Fremantle’s Turnaround; The Significance Of Their AFL Elimination Final Win

Ross Lyon has turned Fremantle into a contender.

Robert Whiteby Robert White

If you are a Fremantle fan, Saturday night was easily one of the proudest moments in club history. To see Matthew Pavlich overcome a nagging injury, gather the ball, sell a bit of candy then steady to kick the match winning goal should have brought a tear to your eye. The 16-point win over Geelong wasn’t just a season defining moment; it signified the ushering in of a new era of Fremantle football.

17 AFL seasons produced just two finals wins for Fremantle prior to Saturday night and full credit needs to be given to coach Ross Lyon. These Dockers, without key cogs Nat Fyfe and Aaron Sandilands for significant stretches of the season, discovered a perfect balance between an attacking and defending style of football and the top teams should be worried. Two years after being thumped by Geelong in another final also at the MCG, that same style helped them jump out to a seven goal lead over the reigning premiers, something no one saw coming.

The defence, even without Luke McPharlin, was in lockdown mode. Tom Hawkins has been a revelation over the second half of 2012, but he was a non factor against Zac Dawson and the rest of the back unit. The other guys- Johnson, Duffield Spurr and McPhee- are extremely effective streaming forward and Ryan Crowley eagerly goes about his tagging roles where he is one of the best in the game at that position.

One aspect to Fremantle’s success has been Lyon leading them to road wins. In 2011, Fremantle lost all six of their games in Melbourne. In 2010, the year in which they won 13 games and a home final against Hawthorn, Fremantle lost five of their eight games in Victoria. In just their first year under Lyon’s and his new system Freo won a 14 games, tied for the second highest in club history, and including the win against Geelong, have won five from six in Melbourne.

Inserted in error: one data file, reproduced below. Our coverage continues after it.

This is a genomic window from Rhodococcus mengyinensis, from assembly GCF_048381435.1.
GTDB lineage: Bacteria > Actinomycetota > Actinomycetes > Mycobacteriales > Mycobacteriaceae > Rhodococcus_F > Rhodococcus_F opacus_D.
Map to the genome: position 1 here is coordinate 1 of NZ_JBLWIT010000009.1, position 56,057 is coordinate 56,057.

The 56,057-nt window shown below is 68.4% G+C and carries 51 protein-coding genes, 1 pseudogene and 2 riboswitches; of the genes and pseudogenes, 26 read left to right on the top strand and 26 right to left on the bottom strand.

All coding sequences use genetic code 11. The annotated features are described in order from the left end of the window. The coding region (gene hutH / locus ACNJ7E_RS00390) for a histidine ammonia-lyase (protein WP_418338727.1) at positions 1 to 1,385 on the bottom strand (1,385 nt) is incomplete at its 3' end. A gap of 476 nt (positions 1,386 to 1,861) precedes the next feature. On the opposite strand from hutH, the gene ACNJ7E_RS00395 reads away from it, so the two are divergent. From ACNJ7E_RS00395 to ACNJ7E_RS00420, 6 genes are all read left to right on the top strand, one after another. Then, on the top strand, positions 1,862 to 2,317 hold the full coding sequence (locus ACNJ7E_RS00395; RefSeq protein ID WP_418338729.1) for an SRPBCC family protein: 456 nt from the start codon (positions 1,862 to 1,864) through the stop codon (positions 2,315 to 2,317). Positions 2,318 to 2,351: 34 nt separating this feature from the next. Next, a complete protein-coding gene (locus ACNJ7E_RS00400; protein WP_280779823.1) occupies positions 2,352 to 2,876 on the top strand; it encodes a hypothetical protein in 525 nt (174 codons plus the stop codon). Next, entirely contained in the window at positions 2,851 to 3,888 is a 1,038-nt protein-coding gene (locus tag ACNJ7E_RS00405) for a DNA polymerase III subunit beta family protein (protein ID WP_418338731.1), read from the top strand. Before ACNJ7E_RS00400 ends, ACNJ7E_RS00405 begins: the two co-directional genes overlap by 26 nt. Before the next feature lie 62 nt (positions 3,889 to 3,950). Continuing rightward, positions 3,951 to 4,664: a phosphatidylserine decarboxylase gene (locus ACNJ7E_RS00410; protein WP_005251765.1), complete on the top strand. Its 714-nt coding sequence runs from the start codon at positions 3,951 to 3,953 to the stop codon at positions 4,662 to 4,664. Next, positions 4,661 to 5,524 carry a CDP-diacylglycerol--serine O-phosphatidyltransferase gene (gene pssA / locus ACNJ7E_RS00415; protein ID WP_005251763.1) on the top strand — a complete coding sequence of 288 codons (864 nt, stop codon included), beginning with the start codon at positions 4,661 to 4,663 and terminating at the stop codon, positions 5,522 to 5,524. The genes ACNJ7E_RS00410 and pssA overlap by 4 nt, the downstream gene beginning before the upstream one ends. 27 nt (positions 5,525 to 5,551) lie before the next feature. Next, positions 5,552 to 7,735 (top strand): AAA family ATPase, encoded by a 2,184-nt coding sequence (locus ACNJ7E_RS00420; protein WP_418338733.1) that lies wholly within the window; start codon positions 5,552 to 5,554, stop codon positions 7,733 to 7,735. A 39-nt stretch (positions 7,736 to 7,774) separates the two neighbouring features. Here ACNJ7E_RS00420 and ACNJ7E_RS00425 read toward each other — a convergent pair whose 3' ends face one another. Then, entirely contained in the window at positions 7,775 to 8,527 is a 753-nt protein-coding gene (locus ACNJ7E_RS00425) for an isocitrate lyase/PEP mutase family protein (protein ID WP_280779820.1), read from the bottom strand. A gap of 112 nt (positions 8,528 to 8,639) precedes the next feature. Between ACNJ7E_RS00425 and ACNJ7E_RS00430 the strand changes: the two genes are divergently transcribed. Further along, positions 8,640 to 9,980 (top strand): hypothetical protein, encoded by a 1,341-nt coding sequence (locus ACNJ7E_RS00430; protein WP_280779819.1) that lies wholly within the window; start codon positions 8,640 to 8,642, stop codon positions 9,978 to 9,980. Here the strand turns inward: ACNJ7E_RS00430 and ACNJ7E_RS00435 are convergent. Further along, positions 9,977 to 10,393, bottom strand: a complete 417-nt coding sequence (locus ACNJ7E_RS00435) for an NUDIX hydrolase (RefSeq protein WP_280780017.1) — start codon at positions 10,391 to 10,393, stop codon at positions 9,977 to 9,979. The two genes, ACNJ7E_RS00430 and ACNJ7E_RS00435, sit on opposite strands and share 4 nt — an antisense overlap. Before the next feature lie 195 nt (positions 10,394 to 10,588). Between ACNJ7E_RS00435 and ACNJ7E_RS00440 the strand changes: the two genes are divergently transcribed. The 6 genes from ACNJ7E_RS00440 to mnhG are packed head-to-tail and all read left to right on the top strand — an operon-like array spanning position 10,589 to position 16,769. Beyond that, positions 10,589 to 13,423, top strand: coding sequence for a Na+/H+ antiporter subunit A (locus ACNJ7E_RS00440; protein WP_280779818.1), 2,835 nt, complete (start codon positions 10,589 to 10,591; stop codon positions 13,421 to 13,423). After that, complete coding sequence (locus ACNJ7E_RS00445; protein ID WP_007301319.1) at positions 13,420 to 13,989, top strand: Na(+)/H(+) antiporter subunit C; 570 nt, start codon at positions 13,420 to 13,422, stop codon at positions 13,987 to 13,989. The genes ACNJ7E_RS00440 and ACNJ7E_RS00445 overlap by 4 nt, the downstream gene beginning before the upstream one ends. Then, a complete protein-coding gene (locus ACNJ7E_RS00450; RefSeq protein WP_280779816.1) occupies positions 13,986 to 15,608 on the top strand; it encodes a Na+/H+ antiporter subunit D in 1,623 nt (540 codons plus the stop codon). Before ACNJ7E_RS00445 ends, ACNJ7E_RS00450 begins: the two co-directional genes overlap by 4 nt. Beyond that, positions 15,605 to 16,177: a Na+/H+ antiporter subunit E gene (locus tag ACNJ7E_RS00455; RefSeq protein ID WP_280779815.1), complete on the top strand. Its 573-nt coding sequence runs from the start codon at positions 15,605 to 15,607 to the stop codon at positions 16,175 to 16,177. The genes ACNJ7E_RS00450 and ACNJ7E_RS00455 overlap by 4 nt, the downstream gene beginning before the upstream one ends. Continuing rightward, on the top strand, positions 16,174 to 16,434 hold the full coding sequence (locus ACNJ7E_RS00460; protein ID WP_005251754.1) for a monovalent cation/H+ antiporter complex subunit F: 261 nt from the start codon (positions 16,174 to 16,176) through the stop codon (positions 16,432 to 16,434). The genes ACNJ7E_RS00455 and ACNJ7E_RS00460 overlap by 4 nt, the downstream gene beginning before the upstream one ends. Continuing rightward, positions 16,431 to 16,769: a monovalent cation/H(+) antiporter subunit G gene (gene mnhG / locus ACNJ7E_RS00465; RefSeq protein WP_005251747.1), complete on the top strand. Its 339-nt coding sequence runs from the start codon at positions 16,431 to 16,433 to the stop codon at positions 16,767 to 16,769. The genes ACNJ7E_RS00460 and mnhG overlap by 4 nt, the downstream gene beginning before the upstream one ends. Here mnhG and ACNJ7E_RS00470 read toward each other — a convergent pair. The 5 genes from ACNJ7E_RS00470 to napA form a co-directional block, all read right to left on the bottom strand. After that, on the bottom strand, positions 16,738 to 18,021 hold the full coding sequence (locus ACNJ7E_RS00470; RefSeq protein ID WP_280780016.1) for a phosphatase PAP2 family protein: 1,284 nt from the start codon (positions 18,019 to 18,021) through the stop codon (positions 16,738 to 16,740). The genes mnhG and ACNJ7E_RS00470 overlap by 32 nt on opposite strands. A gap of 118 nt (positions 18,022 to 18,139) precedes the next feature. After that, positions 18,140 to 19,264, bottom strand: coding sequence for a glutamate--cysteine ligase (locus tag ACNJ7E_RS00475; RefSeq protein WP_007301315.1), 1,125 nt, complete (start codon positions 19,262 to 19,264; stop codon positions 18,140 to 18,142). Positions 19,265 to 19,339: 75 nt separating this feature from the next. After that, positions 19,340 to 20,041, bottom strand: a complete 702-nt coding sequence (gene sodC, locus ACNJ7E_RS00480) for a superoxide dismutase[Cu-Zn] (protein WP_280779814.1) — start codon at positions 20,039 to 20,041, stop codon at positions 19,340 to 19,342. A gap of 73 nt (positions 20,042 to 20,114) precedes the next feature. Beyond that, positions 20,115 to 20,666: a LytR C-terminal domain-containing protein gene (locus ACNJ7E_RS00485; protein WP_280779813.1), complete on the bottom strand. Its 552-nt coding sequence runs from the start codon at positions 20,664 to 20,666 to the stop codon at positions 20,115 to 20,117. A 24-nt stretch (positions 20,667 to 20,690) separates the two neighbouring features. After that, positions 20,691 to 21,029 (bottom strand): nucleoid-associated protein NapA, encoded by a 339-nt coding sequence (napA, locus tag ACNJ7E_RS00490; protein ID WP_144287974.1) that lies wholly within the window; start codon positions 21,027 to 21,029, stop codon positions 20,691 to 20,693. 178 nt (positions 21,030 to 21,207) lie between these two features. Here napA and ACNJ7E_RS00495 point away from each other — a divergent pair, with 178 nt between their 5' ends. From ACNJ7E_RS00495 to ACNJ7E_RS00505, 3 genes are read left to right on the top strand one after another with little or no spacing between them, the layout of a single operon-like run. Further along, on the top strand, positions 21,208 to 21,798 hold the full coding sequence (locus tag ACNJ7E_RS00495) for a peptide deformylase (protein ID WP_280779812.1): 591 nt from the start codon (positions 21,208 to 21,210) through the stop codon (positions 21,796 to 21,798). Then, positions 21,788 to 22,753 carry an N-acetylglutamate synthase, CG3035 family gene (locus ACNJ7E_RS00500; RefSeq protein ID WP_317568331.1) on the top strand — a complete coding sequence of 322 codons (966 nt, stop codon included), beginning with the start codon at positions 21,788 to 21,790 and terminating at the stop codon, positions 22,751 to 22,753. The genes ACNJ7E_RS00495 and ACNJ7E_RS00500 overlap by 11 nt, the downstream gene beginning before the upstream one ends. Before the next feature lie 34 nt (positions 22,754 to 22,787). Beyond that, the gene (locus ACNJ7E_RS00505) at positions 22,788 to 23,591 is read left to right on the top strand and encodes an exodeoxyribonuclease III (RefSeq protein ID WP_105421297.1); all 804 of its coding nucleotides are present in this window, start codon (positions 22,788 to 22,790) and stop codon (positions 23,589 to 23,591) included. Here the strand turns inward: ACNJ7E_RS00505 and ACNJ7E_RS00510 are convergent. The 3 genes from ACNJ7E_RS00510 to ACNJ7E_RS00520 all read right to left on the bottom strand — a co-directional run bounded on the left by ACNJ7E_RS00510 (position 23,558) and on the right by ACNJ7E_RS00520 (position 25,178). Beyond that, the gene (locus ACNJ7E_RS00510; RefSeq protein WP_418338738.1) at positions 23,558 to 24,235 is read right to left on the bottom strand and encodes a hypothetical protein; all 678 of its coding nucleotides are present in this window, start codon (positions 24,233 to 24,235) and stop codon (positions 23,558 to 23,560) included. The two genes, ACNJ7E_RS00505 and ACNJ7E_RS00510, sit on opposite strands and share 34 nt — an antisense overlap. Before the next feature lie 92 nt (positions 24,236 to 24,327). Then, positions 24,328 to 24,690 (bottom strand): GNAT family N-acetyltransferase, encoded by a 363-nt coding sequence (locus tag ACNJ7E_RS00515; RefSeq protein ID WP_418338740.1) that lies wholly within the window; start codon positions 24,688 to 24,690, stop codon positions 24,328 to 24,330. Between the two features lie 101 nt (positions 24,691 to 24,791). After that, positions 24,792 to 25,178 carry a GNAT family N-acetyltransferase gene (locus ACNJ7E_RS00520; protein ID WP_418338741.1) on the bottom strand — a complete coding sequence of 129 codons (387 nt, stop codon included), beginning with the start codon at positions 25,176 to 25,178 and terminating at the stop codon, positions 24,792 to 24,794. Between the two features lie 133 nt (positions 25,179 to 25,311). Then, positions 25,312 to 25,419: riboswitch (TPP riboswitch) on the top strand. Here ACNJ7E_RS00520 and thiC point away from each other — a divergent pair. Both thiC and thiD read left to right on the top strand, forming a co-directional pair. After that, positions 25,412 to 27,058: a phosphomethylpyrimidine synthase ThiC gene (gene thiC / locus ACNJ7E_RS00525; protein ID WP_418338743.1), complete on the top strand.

Matthew Pavlich deserves a lot of credit too. He didn’t seem his normal self earlier in the year and it was evident in him kicking all ten of his goals in just three of the first ten games. But round 11 brought with it a new Pavlich and he’d be the club’s leading goal kicker in just about every match after that. He has been so prolific since the bye rounds that he was almost able to pull off the impossible and snatch up the Coleman Medal from out of nowhere. Pavlich was again brilliant on Saturday. His six goals, including a couple late, were exactly what this team needed from its leader and face of the team.

Over the past decade, Fremantle has possessed two key and valuable players in Pavlich and ruckman Aaron Sandilands. The duo occupy some of the game’s hardest positions to fill and are All-Australia talents; top 5 (or better) players at their position. Unfortunately, injuries, poor coaching and mismanagement has seen Fremantle come up short year after year. 2012 might not be the year Fremantle wins its first premiership, but it will mark the year the club finally turned in the right direction.

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